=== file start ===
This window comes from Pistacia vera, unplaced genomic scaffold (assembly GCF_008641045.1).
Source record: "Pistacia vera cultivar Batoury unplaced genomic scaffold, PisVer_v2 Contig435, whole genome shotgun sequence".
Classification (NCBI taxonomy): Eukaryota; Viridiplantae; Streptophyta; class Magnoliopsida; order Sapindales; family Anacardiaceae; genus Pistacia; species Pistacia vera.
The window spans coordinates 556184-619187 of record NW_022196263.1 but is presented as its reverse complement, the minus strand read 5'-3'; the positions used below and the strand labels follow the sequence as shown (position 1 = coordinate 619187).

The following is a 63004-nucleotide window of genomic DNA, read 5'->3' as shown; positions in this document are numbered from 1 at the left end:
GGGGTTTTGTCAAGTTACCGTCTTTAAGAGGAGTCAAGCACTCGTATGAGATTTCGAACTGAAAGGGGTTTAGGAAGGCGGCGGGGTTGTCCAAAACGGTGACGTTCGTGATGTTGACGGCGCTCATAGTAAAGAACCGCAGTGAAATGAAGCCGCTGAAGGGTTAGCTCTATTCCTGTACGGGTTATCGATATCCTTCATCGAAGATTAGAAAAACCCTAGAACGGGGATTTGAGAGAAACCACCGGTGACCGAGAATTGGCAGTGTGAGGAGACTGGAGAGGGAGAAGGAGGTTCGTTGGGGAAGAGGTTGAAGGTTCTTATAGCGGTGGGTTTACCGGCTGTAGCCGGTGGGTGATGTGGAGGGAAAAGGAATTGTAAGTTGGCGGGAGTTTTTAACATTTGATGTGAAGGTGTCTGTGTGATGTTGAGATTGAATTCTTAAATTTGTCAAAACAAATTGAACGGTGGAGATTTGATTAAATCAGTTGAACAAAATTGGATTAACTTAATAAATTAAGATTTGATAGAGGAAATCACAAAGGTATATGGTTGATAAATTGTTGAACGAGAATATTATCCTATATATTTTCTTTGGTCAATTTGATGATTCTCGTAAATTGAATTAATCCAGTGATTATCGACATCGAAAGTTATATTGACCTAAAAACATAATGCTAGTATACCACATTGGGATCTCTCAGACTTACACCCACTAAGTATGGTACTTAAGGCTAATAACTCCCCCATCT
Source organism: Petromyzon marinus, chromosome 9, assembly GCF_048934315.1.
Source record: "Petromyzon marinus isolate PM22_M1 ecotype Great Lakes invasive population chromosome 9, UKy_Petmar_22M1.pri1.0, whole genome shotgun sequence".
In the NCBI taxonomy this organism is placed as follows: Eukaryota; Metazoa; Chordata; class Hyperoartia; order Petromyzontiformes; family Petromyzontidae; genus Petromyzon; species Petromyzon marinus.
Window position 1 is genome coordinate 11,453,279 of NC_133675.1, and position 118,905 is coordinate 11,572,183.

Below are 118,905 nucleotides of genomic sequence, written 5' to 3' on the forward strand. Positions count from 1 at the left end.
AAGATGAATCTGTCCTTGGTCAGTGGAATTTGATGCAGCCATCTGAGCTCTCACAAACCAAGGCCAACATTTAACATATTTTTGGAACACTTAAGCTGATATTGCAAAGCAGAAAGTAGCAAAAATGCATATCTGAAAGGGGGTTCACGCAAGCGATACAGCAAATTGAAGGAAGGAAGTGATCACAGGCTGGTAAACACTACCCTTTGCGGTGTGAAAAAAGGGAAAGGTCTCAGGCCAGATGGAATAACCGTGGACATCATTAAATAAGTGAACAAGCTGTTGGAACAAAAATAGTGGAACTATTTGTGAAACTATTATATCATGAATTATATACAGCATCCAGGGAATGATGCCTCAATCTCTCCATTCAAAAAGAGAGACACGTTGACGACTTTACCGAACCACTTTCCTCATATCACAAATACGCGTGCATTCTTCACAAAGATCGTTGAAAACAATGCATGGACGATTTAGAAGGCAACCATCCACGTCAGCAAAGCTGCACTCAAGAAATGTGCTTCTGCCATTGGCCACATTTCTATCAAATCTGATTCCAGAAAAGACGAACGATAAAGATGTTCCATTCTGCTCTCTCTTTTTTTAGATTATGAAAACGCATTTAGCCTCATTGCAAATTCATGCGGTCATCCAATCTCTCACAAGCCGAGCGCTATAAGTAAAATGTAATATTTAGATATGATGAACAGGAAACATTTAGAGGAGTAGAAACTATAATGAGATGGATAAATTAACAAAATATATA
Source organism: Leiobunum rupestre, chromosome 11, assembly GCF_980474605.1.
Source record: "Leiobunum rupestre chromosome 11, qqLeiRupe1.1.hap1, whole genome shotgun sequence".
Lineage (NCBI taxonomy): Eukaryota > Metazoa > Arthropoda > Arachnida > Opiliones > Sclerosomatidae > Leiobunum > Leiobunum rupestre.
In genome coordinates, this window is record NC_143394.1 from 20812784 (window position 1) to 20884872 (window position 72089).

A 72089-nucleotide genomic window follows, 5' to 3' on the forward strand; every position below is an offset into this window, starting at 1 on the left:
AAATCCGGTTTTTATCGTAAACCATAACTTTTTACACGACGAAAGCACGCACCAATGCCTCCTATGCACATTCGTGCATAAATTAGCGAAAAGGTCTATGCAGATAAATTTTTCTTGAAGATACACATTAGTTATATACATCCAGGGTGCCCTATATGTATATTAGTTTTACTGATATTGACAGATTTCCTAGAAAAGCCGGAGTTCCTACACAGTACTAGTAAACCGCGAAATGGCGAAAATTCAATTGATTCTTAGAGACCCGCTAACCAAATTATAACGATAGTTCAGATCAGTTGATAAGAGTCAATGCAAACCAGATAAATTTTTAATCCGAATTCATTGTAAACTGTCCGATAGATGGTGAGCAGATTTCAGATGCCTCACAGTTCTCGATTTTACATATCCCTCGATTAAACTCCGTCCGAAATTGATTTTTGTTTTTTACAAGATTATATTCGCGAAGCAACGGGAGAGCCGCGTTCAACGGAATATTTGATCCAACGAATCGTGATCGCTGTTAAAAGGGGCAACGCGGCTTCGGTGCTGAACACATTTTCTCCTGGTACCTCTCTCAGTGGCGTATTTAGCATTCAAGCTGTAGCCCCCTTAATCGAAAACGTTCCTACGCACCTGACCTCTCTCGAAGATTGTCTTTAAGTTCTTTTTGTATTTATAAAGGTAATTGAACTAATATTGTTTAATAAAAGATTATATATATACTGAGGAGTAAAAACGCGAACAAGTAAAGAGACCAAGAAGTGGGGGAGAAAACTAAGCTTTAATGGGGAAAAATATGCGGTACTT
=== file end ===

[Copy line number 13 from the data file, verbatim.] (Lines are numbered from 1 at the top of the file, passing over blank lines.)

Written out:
Source organism: Leiobunum rupestre, chromosome 11, assembly GCF_980474605.1.